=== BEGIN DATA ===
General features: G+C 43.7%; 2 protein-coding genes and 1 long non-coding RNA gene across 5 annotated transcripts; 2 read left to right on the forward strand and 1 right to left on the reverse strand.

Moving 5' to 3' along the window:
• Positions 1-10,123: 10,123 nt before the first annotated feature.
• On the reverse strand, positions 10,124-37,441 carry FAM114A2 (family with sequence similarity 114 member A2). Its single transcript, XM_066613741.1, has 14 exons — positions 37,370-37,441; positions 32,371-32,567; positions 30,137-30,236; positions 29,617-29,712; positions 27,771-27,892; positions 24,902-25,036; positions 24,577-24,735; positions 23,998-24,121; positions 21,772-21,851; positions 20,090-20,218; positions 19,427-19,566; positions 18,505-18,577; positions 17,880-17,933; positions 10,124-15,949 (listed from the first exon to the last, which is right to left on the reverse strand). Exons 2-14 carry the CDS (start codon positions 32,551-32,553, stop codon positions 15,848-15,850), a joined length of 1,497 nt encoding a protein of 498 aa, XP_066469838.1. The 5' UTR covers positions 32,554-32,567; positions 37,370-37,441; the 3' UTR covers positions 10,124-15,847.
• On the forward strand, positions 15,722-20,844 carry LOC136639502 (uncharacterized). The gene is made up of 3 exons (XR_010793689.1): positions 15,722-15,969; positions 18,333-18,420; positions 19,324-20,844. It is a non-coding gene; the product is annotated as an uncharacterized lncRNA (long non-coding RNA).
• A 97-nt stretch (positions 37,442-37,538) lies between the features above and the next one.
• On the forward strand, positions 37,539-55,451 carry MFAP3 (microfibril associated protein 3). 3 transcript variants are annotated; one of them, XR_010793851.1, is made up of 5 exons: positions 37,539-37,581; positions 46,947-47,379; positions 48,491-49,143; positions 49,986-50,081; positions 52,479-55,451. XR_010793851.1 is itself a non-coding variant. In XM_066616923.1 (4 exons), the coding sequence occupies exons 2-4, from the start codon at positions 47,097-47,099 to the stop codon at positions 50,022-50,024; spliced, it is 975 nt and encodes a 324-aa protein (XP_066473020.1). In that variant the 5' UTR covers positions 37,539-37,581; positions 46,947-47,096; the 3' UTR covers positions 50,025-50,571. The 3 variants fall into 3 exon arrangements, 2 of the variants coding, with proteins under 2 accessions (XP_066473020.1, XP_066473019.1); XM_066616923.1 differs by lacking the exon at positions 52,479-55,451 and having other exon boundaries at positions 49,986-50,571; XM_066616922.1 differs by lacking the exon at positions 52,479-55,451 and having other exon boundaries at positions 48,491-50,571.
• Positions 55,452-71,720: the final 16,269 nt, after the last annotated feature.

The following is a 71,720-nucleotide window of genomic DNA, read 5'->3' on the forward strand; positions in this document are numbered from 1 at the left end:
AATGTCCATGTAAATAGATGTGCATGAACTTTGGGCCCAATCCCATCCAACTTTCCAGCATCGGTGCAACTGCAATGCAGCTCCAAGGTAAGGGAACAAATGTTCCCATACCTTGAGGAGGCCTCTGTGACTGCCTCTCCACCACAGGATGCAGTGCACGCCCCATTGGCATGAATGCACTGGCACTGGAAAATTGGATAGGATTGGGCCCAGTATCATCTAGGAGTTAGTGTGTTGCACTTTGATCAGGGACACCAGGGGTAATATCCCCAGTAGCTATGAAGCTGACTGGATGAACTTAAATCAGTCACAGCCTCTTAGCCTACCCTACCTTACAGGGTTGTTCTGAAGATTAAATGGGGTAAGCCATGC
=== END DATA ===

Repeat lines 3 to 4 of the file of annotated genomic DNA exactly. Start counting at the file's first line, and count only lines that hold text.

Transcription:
• Positions 1-10,123: 10,123 nt before the first annotated feature.
• On the reverse strand, positions 10,124-37,441 carry FAM114A2 (family with sequence similarity 114 member A2). Its single transcript, XM_066613741.1, has 14 exons — positions 37,370-37,441; positions 32,371-32,567; positions 30,137-30,236; positions 29,617-29,712; positions 27,771-27,892; positions 24,902-25,036; positions 24,577-24,735; positions 23,998-24,121; positions 21,772-21,851; positions 20,090-20,218; positions 19,427-19,566; positions 18,505-18,577; positions 17,880-17,933; positions 10,124-15,949 (listed from the first exon to the last, which is right to left on the reverse strand). Exons 2-14 carry the CDS (start codon positions 32,551-32,553, stop codon positions 15,848-15,850), a joined length of 1,497 nt encoding a protein of 498 aa, XP_066469838.1. The 5' UTR covers positions 32,554-32,567; positions 37,370-37,441; the 3' UTR covers positions 10,124-15,847.